So. Moon Man has decided to be a caveman.
There’s this diet making the rounds, which apparently became wildly popular when I wasn’t lookin’, generally referred to as the Paleo Diet, or Primal Eating, or similar; basically, it says that you should eat like a caveman. Anything you could reasonably hunt/gather for yourself is fair game (and assuming a basic level of nomadism is ok here, so you’re not stuck with nothing but squash during those long winter months); anything you’d have to settle down and farm is off-limits–so no grains, for instance, and whenever possible your meats/veggies should be organic/chemical-free/grass-fed/etc. If you like, you can think of it as Atkins with more grunting (I confess: that’s pretty much exactly how I think of it), and a lot of people we love and respect have been following it with great success.
So Moon Man decided to give it a try. And darned if he didn’t lose weight (five pounds!) in the first week, even with a coupla splurge days thrown into the mix (every diet has to have wiggle room. Tell me I can never have chocolate cake again, and watch me laugh at you until I wet myself. However, tell me that I just can’t have any until next Tuesday, and we’re pretty ok.).
First off, I have to brag on him a little bit. Moon Man just up and lost five pounds, gang. He just went and did that. He looked at the doughnuts at the store, said “ehh, no thanks”, and went and ate some leaves and grass and dinosaurs and things, and lost five pounds. In a week. Just, y’know, because. This is not shabby, and I for one am highly impressed.
But I also have to brag on myself here, because as it turns out, his new eating plan is also having some effects on me. I hadn’t originally intended to follow him down that rabbit hole; but y’know, really, it does feel kinda awkward to be the only one at the table chowing down on a pile of rolls while your hubby is virtuously munching on his asparagus. So I find myself, intentionally or otherwise, eating more-or-less the same way he does: lots of protein and veggies, and rather less carbs than I used to consume.
And lo and behold, I also lost a coupla pounds last week. Wouldja lookit that.
I think the most exciting change around here, though, is that all of this is making me flex my cooking muscles again. We’d gotten into a bit of a food rut: we’d found our favorites, and, as with most families, I just cooked those over and over. Beef and noodles. Tacos. Breaded chicken in various forms. Steak and asparagus, sure, but with a nice big baked potato on the side. We dabbled periodically in things like mashed cauliflower and spaghetti squash, but not in any really committed sort of way.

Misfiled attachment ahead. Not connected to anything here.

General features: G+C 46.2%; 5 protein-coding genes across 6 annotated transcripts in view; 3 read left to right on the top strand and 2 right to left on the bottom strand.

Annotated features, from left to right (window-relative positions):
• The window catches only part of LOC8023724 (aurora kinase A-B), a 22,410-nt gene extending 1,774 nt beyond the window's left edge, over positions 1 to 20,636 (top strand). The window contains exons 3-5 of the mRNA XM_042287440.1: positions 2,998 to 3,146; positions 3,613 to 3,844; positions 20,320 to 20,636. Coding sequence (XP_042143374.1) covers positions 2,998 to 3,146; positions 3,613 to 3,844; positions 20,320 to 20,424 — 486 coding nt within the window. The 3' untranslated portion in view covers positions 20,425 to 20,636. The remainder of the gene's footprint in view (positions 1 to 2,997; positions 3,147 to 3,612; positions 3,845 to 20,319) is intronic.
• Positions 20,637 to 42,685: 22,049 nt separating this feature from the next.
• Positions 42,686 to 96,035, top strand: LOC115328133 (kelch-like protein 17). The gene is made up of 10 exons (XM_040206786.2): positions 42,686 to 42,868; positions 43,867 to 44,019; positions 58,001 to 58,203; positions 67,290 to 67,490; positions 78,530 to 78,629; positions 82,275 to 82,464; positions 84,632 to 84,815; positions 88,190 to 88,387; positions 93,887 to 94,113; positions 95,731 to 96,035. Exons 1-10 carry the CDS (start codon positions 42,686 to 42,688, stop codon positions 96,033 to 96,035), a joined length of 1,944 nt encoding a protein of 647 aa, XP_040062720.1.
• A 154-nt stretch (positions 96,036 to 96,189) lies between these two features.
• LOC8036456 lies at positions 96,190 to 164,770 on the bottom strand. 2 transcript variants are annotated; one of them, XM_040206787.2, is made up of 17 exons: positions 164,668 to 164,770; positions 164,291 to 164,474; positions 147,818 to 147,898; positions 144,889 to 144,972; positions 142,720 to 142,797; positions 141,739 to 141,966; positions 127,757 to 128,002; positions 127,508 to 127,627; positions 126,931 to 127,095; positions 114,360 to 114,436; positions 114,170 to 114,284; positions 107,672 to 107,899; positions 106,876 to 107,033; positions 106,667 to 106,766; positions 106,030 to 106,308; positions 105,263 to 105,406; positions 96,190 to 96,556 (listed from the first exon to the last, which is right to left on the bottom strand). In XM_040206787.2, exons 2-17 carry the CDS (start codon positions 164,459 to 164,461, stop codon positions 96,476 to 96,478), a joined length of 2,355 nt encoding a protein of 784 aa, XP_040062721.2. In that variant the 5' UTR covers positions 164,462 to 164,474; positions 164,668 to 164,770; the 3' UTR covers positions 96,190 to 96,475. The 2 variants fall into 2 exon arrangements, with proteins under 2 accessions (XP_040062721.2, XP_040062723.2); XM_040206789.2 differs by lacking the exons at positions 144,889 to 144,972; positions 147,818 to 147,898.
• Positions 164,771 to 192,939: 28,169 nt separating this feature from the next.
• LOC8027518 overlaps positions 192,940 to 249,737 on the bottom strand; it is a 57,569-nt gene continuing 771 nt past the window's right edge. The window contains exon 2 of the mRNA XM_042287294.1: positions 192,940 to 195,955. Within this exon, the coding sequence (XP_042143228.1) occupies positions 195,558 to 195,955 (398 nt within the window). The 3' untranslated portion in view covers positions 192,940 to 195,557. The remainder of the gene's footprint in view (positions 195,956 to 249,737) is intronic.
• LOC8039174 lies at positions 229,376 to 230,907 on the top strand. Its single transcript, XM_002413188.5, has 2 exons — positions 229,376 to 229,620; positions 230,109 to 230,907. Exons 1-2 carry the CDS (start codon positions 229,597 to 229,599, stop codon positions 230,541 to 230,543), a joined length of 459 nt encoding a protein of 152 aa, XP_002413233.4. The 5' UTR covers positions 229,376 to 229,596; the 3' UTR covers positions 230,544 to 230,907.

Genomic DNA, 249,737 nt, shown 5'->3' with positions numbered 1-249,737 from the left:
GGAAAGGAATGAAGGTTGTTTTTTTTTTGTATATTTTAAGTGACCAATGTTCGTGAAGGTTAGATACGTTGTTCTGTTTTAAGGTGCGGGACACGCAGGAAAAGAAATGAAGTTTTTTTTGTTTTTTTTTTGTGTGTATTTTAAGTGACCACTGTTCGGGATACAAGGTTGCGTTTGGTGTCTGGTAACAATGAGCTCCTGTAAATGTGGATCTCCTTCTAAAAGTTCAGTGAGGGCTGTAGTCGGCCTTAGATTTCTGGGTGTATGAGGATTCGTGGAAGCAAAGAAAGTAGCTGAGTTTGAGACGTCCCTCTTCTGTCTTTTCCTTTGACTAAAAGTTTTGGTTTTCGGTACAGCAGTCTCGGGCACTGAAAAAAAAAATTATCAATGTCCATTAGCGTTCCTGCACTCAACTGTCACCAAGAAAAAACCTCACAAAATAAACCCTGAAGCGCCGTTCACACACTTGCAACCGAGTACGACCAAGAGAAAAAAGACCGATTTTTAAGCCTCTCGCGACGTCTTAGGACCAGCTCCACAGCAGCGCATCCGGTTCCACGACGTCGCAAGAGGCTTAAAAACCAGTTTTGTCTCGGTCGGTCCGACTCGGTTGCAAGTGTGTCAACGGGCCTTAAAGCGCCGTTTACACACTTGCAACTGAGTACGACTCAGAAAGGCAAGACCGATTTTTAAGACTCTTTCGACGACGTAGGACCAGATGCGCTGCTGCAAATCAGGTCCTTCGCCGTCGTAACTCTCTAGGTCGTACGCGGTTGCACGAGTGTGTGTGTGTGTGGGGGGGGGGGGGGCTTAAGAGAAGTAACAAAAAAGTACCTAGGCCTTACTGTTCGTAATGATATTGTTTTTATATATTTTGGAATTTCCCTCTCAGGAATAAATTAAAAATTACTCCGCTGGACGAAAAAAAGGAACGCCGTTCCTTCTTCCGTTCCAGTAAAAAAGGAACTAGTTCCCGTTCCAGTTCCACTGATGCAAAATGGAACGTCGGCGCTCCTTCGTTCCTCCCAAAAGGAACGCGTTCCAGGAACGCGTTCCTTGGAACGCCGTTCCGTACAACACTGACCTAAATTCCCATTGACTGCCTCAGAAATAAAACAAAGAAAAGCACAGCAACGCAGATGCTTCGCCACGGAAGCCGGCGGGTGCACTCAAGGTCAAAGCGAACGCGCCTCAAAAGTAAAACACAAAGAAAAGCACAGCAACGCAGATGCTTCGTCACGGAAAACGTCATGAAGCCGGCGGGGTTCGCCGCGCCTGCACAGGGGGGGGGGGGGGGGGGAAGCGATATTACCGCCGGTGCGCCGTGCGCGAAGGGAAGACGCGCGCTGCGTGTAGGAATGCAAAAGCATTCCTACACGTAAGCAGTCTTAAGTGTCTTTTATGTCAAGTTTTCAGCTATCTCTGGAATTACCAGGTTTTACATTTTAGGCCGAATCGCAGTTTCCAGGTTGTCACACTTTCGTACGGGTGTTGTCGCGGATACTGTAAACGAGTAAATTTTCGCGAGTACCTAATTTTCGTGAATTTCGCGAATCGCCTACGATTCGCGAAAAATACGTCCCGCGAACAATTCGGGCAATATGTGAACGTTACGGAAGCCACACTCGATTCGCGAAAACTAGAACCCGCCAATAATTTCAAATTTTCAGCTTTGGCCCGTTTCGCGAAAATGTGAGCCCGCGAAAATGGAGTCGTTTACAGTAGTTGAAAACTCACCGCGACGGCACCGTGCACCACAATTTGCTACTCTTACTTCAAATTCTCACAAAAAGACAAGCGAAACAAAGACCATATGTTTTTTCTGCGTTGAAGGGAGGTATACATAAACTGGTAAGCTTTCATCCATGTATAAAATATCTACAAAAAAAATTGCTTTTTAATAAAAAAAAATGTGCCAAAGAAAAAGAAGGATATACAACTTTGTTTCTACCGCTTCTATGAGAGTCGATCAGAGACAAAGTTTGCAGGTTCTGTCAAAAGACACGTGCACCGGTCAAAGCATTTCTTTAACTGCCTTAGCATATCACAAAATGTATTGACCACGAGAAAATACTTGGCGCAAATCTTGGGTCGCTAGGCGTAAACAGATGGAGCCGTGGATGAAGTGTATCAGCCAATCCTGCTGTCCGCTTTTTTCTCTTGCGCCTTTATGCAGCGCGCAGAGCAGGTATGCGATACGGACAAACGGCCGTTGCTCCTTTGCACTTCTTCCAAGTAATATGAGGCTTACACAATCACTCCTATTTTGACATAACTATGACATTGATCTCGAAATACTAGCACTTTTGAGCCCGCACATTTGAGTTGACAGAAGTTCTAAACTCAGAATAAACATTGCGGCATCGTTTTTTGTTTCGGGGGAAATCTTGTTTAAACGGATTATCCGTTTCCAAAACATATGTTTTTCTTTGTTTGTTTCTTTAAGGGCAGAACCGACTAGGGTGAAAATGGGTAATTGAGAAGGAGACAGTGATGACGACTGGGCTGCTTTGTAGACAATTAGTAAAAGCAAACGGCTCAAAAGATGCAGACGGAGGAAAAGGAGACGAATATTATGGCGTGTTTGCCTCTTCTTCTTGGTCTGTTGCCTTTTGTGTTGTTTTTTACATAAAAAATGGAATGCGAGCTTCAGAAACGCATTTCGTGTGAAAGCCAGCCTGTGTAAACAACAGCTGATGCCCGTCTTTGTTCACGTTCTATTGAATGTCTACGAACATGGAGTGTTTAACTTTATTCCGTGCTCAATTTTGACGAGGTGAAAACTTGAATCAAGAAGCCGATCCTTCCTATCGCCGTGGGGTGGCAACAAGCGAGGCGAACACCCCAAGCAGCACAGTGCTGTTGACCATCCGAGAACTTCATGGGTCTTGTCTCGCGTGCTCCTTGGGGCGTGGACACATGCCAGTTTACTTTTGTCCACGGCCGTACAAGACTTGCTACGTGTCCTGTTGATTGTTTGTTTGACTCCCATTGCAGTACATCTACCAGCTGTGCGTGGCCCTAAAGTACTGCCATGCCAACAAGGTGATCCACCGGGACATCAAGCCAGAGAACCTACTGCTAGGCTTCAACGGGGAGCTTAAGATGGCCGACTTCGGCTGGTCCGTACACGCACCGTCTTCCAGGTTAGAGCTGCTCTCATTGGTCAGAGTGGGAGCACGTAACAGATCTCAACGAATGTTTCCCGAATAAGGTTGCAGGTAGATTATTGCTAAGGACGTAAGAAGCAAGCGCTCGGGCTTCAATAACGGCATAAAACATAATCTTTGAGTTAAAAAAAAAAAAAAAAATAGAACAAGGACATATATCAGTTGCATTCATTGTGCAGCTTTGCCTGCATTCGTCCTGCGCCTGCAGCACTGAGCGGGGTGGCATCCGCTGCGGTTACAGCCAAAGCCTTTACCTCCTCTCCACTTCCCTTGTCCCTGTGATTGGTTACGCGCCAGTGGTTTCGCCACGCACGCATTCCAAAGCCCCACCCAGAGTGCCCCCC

But now a lot of my old recipes aren’t really usable. “Beef and noodles”, minus the noodles, pretty much just becomes “pile of beef chunks on plate”…and since they came with a sort of gravy, which was, of course, flour-based, it actually becomes “pile of dry beef chunks on plate”. Mmm, yummy! “Breaded chicken” becomes “chicken slab”. “Tacos” become “seasoned ground meat heap”.
So while he’s learning how to distinguish hunger from boredom and doing free-time research on the science behind the Paleo diet (and very helpfully finding hilarious “Is Is Paleo?” flowcharts for me, to make grocery shopping less daunting), I’m hunting down new recipes and finding intriguing new proteins to test-drive. Last week, for instance, we had steelhead trout, which, as it turns out, is friggin’ delicious. We tried lamb arm chops, which we loved; and I made carnitas on Monday (pro tip: when halving the amount of meat the recipe calls for, the wise cook also halves the number of chipotles one tosses into the pot. The unwise cook forgets to do this, and ends up with profoundly clear sinuses. We’ll leave it to you to guess which camp I landed in.). Tonight, I think, will be salmon pinwheels, or maybe kebabs, one of the few tried-and-true recipes to survive the Paleorevolution.
And if I am learning nothing else from this, I am learning that cultural training really can, in fact, go jump directly into the nearest lake. It is completely and totally possible to take leaves and seeds and weeds and things and make a delicious meal out of ’em. There is no law that says that chicken must be breaded. Not even one of the Ten Commandments can be translated, even extremely loosely, as “thou shalt serve potatoes with thy beef”. Heck, there’s not even a rule that says that things like tacos must be served on tortillas (pro tip: lettuce leaves add a bit of crunch, and hold taco filling just as readily as a tortilla does).
So despite my original response to Moon Man’s announcement that he was going to be a caveman–which, I hate to admit, was something along the lines of “I support you in your desire to make healthier choices, but can you please take a moment to acknowledge that you are inconveniencing the bejeezus outta me right now? I mean, seriously, every single one of my recipes is going straight out the window here, and the only replacement you have suggested so far is ‘make things without flour’. I am going to need more guidance, and possibly a coupla shots of vodka”–I am pleased to announce that I’m warming up to the idea after all. It’s making me cook outside my comfort zone, making me learn some new recipes, making me try some new foods…and as it turns out, I’m enjoying the heck out of it.
And besides, it’s helping make Moon Man healthier. And I’ll take that result any day.